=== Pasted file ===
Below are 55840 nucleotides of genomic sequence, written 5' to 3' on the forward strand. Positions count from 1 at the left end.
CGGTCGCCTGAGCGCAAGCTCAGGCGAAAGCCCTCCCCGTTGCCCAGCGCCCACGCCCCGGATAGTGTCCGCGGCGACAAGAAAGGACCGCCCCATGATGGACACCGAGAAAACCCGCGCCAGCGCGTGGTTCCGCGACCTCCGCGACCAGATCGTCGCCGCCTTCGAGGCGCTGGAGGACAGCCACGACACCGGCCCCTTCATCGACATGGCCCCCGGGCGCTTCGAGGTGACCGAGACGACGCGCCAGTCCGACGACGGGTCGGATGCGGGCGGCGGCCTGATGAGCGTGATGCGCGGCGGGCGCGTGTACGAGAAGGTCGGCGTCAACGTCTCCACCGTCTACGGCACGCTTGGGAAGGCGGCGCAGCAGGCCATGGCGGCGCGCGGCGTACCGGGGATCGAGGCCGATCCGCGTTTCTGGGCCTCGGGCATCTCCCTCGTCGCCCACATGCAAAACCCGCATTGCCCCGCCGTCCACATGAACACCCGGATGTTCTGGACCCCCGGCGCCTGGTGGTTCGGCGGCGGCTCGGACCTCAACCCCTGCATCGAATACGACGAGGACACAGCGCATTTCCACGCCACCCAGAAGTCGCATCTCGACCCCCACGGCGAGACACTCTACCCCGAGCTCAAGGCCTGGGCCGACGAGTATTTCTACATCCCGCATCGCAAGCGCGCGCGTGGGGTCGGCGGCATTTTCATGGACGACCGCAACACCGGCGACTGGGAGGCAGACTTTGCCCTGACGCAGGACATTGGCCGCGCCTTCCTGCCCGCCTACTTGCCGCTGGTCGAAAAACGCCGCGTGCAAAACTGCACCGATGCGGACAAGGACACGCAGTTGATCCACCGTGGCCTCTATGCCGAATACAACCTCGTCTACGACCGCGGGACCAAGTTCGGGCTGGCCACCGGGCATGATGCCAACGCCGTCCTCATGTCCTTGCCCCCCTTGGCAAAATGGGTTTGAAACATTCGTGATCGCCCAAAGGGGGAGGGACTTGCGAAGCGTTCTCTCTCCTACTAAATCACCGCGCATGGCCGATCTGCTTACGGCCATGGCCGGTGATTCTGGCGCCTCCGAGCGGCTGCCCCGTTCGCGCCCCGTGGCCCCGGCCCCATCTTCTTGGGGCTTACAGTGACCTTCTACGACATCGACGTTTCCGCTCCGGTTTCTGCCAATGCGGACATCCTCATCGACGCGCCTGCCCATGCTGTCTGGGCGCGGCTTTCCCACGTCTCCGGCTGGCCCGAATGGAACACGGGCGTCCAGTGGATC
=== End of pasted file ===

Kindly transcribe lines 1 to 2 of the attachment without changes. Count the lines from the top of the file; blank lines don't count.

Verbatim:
Below are 55840 nucleotides of genomic sequence, written 5' to 3' on the forward strand. Positions count from 1 at the left end.
CGGTCGCCTGAGCGCAAGCTCAGGCGAAAGCCCTCCCCGTTGCCCAGCGCCCACGCCCCGGATAGTGTCCGCGGCGACAAGAAAGGACCGCCCCATGATGGACACCGAGAAAACCCGCGCCAGCGCGTGGTTCCGCGACCTCCGCGACCAGATCGTCGCCGCCTTCGAGGCGCTGGAGGACAGCCACGACACCGGCCCCTTCATCGACATGGCCCCCGGGCGCTTCGAGGTGACCGAGACGACGCGCCAGTCCGACGACGGGTCGGATGCGGGCGGCGGCCTGATGAGCGTGATGCGCGGCGGGCGCGTGTACGAGAAGGTCGGCGTCAACGTCTCCACCGTCTACGGCACGCTTGGGAAGGCGGCGCAGCAGGCCATGGCGGCGCGCGGCGTACCGGGGATCGAGGCCGATCCGCGTTTCTGGGCCTCGGGCATCTCCCTCGTCGCCCACATGCAAAACCCGCATTGCCCCGCCGTCCACATGAACACCCGGATGTTCTGGACCCCCGGCGCCTGGTGGTTCGGCGGCGGCTCGGACCTCAACCCCTGCATCGAATACGACGAGGACACAGCGCATTTCCACGCCACCCAGAAGTCGCATCTCGACCCCCACGGCGAGACACTCTACCCCGAGCTCAAGGCCTGGGCCGACGAGTATTTCTACATCCCGCATCGCAAGCGCGCGCGTGGGGTCGGCGGCATTTTCATGGACGACCGCAACACCGGCGACTGGGAGGCAGACTTTGCCCTGACGCAGGACATTGGCCGCGCCTTCCTGCCCGCCTACTTGCCGCTGGTCGAAAAACGCCGCGTGCAAAACTGCACCGATGCGGACAAGGACACGCAGTTGATCCACCGTGGCCTCTATGCCGAATACAACCTCGTCTACGACCGCGGGACCAAGTTCGGGCTGGCCACCGGGCATGATGCCAACGCCGTCCTCATGTCCTTGCCCCCCTTGGCAAAATGGGTTTGAAACATTCGTGATCGCCCAAAGGGGGAGGGACTTGCGAAGCGTTCTCTCTCCTACTAAATCACCGCGCATGGCCGATCTGCTTACGGCCATGGCCGGTGATTCTGGCGCCTCCGAGCGGCTGCCCCGTTCGCGCCCCGTGGCCCCGGCCCCATCTTCTTGGGGCTTACAGTGACCTTCTACGACATCGACGTTTCCGCTCCGGTTTCTGCCAATGCGGACATCCTCATCGACGCGCCTGCCCATGCTGTCTGGGCGCGGCTTTCCCACGTCTCCGGCTGGCCCGAATGGAACACGGGCGTCCAGTGGATC